The use of military surveillance was so problematic that in August the Air Force's inspector general issued a report investigating the use of select military surveillance aircraft, specifically RC-26B planes, that flew over protests in California, Minnesota, Arizona and Washington, D.C. The report found that while these planes did not capture any personally identifiable information from protesters, state National Guards made serious mistakes regarding how and why they deployed the military planes. Without proper oversight of how military intelligence-gathering technology is provided to police, the inspector general expressed concern that “military capabilities could become law enforcement capabilities.”
The footage collected from those flights was shared with local law enforcement agencies when they asked for it, according to the report. In the case of the surveillance flight in California, the footage was handed to the local police on a thumb drive. In Arizona, it was stated in a memorandum about the requested National Guard flights that part of the mission for the flights was to deter the protests. Though the surveillance planes ultimately were not used for deterrence, the report stated that “[d]eterring protests and demonstrations, assuming they are lawful, is not consistent with constitutional rights.”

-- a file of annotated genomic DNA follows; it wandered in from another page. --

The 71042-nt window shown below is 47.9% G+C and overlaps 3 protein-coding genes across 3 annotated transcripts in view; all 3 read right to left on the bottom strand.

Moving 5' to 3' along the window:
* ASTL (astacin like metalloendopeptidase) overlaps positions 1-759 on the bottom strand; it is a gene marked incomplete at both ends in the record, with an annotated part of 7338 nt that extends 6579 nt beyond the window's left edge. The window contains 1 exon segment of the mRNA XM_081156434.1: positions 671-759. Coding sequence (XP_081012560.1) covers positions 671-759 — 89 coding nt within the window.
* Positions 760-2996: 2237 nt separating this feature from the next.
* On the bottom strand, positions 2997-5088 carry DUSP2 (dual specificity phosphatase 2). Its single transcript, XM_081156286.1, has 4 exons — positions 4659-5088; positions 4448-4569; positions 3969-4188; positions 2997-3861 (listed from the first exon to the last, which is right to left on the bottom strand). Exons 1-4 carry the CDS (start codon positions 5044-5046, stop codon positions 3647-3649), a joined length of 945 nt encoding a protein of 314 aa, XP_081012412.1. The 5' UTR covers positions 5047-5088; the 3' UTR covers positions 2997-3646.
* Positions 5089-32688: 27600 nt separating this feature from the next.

But that report refers to planes that have far less surveillance capabilities than the military helicopters NBC News found circling over protests. Surveillance experts say that data collection could present unforeseen problems, like if a police department requests surveillance drones or advanced cell phone data collection technologies through the National Guard. That could encroach on Fourth Amendment protections if deployed to augment law enforcement in the future, explained Geoffrey Corn, a professor of national security at South Texas College of Law in Houston and retired U.S. Army lieutenant colonel.
“The American people do not expect that if they are out in a peaceful protest that their activities are subjected to surveillance by high-tech military intelligence assets,” Corn said.
To find out what local police departments gathered from the military surveillance flights and how they used this data, NBC News filed 15 records requests with local law enforcement agencies and the National Guard divisions in locations where military helicopter flights were found. NBC News did not receive relevant information about the purpose of the flights in Philadelphia, Minneapolis, Atlanta and Washington, D.C., from the requests.